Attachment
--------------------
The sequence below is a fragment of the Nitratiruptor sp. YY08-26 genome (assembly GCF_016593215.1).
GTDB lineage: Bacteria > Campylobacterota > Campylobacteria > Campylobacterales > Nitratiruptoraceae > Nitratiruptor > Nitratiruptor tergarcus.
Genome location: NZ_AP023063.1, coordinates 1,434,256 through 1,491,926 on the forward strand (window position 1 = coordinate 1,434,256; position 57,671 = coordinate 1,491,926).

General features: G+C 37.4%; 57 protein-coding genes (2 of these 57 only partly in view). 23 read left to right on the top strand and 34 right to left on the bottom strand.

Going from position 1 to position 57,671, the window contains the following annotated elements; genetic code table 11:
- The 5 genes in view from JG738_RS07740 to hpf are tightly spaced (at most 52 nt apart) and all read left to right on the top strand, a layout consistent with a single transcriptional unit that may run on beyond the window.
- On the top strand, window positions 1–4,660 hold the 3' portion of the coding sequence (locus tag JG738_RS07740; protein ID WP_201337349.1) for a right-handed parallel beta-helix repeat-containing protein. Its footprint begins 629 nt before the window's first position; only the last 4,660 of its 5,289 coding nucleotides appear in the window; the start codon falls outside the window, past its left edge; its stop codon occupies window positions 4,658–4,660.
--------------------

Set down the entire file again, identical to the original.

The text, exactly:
The sequence below is a fragment of the Nitratiruptor sp. YY08-26 genome (assembly GCF_016593215.1).
GTDB lineage: Bacteria > Campylobacterota > Campylobacteria > Campylobacterales > Nitratiruptoraceae > Nitratiruptor > Nitratiruptor tergarcus.
Genome location: NZ_AP023063.1, coordinates 1,434,256 through 1,491,926 on the forward strand (window position 1 = coordinate 1,434,256; position 57,671 = coordinate 1,491,926).

General features: G+C 37.4%; 57 protein-coding genes (2 of these 57 only partly in view). 23 read left to right on the top strand and 34 right to left on the bottom strand.

Going from position 1 to position 57,671, the window contains the following annotated elements; genetic code table 11:
- The 5 genes in view from JG738_RS07740 to hpf are tightly spaced (at most 52 nt apart) and all read left to right on the top strand, a layout consistent with a single transcriptional unit that may run on beyond the window.
- On the top strand, window positions 1–4,660 hold the 3' portion of the coding sequence (locus tag JG738_RS07740; protein ID WP_201337349.1) for a right-handed parallel beta-helix repeat-containing protein. Its footprint begins 629 nt before the window's first position; only the last 4,660 of its 5,289 coding nucleotides appear in the window; the start codon falls outside the window, past its left edge; its stop codon occupies window positions 4,658–4,660.